It is truly mind-blowing.
Brand those beeves, babe!
Another cultural weirdness: boys get bull metaphors and girls get chicken metaphors. Beefcake vs chick or chica.
My hypothesis is this arose in Texico and slowly seeped into the rest of of the US via cultural osmosis. As they are fond of telling us Texas is big with a large pop and is proportionally influential.
Deer is both the singular and plural. There are gender specific words, yes, but you could say “Look at the deer” and that could mean twenty deer or one.
Any big industry or any big company needs writers.
I used to work with technical writers a lot.
Obviously, be you and mind your business first, but it can’t hurt to research it a bit.
@de stijl: I had to look that one up. This was the explanation I found on a language discussion board:
Some years back I read a good book on the subject of irregularity in language, Steven Pinker’s Words and Rules: The Ingredients of Language. While I couldn’t remember off the top of my head if he dealt with this particular example, I just did a search of the book through Google preview, and he does indeed mention it, albeit very briefly, and he also suggests it may come from the way we use singular form when talking about hunting animals.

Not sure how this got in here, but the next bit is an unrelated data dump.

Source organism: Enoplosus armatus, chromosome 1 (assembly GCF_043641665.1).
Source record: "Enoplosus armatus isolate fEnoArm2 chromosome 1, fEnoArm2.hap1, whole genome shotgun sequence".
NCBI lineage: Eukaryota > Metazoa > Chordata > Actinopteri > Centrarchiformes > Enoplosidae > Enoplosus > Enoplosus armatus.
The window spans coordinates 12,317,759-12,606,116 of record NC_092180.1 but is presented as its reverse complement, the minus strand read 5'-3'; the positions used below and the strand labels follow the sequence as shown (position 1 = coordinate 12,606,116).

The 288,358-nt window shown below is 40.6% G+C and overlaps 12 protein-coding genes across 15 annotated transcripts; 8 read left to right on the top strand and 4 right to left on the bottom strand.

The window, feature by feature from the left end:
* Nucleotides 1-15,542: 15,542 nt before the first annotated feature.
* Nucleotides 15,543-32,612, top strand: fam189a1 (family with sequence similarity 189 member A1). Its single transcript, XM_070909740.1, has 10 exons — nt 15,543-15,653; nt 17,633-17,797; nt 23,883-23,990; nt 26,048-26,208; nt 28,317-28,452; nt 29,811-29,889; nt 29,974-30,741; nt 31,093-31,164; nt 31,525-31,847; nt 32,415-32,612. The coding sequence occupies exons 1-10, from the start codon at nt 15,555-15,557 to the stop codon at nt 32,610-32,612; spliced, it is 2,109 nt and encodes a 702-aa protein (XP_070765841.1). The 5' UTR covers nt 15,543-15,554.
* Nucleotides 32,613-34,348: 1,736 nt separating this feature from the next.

Basically, even the linguists and etymologists aren’t sure. It could also be just something arbitrary and fortuitous.
You have specific skills, training, and experience that directly applies to many issues we discuss here.
That makes you a highly valuable contributor. Glad you are here.
A ton of politics is messaging. And acts send a message.
Things a layman would miss you note.
I am keeping “arbitrary and fortuitous”. Very useful. Cool cite. I enjoyed that.
Another cool word: fowl
Germanic fugol or vogel which means bird or fly.
In English fowl became specified to relate to birds that provide meat, eggs, feathers: generally to domesticated birds. Chickens, ducks, geese.
It would be nonsensical in English to call a sparrow fowl. A sparrow is a bird. Entirely different class. Fowl is specific.
It seems generally true that animals that herd and birds that flock are much more likely to have distinctly unusual pluralizations.
there was the time Homer Simpson ran over an ornamental hedge trimmed to the shape of a deer. We got these lines: